Sebastian et al. (2015) reported an extensive investigation of the heavy metal content of ayurvedic herbs. They procured samples of 34 ayurvedic herbs from various suppliers in the country. These herbs were collected from four agro-climatic zones. The heavy metal content of the dried and powdered herbs was analyzed using an Agilent 7700X inductively coupled mass spectrometer (ICP-MS) (Agilent Technologies, U.S.A.). Heavy metals were not detected in many of the samples, and the others contained the contaminants well below the limits set by the Government of India (Lohar 2008).
Contamination with Micro-Organisms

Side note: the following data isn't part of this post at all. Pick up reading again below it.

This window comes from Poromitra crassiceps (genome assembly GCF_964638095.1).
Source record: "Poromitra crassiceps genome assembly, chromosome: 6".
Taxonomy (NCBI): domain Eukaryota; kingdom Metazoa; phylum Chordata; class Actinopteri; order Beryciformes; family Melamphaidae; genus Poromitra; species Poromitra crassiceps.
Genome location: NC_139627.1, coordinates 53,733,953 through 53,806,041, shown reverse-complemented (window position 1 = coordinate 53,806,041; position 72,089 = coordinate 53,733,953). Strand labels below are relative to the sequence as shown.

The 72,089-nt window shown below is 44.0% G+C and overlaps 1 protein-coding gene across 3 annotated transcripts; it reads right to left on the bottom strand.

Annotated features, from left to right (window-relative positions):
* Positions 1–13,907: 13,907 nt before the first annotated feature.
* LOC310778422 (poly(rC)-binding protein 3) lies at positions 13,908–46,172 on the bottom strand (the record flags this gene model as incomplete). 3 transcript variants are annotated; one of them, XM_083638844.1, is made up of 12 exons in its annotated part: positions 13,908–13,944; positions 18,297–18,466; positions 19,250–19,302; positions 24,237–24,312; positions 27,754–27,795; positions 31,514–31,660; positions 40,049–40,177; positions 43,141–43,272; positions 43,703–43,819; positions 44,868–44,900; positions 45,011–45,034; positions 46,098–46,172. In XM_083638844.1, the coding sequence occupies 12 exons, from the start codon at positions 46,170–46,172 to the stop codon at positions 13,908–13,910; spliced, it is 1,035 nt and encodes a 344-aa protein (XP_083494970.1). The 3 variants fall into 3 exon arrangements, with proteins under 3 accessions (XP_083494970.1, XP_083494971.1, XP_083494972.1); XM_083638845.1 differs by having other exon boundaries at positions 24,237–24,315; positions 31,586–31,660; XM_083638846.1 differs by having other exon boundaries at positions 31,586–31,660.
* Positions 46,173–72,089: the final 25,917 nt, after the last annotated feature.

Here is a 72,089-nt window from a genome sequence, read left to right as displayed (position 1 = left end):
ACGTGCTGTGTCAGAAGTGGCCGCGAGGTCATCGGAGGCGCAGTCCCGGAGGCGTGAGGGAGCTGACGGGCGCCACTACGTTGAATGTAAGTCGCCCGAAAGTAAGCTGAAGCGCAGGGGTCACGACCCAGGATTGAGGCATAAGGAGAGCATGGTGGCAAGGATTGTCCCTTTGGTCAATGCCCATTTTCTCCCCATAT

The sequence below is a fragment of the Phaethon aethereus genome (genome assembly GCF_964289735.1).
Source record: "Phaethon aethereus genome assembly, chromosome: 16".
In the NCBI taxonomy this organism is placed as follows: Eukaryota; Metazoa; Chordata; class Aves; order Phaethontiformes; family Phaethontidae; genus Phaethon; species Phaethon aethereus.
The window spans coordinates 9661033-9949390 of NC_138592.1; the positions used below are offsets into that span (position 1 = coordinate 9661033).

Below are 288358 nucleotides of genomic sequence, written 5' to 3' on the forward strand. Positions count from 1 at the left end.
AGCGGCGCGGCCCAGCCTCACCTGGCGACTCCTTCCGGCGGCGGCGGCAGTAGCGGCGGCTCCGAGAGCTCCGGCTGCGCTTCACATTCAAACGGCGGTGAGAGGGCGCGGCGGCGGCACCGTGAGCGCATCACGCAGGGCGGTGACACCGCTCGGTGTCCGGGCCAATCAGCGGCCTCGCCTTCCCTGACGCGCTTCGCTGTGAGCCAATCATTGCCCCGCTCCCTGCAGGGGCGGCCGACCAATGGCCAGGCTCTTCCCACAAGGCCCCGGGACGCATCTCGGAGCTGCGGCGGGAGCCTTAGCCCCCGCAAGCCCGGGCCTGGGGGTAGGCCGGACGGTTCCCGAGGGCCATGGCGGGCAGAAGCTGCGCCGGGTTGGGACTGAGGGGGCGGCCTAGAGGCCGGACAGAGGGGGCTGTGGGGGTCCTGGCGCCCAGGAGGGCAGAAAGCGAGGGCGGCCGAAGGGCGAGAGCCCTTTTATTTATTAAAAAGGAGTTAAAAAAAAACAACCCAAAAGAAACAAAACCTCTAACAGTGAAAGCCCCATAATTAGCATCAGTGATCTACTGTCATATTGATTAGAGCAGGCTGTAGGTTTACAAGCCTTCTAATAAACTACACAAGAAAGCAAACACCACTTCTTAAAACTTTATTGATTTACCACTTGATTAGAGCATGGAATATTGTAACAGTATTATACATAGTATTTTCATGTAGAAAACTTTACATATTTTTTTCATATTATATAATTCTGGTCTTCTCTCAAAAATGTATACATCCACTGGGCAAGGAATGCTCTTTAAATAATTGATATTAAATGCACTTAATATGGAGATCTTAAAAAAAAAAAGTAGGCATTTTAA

Harvested ayurvedic crude herbs may inadvertently contain micro-organisms. Herbs tend to have higher microbial contamination than chemically defined active substances, and the microbial population present may differ qualitatively and quantitatively. Therefore, attention should be paid to the microbiological quality of ayurvedic medicines. Some micro-organisms can alter the physicochemical characteristics of the product, affecting the product’s quality. Constituents of the crude herb may be metabolized by the micro-organisms, leading to undesirable chemical changes. Microorganisms may also cause changes in appearance, smell or taste and pH of the medicine. If the pH changes significantly in an ayurvedic kvdtha containing a chemically ionizable preservative the efficacy of which is pH-dependent, like benzoic acid and sorbic acid, then the efficacy of the preservative may be diminished (Anonymous 2015).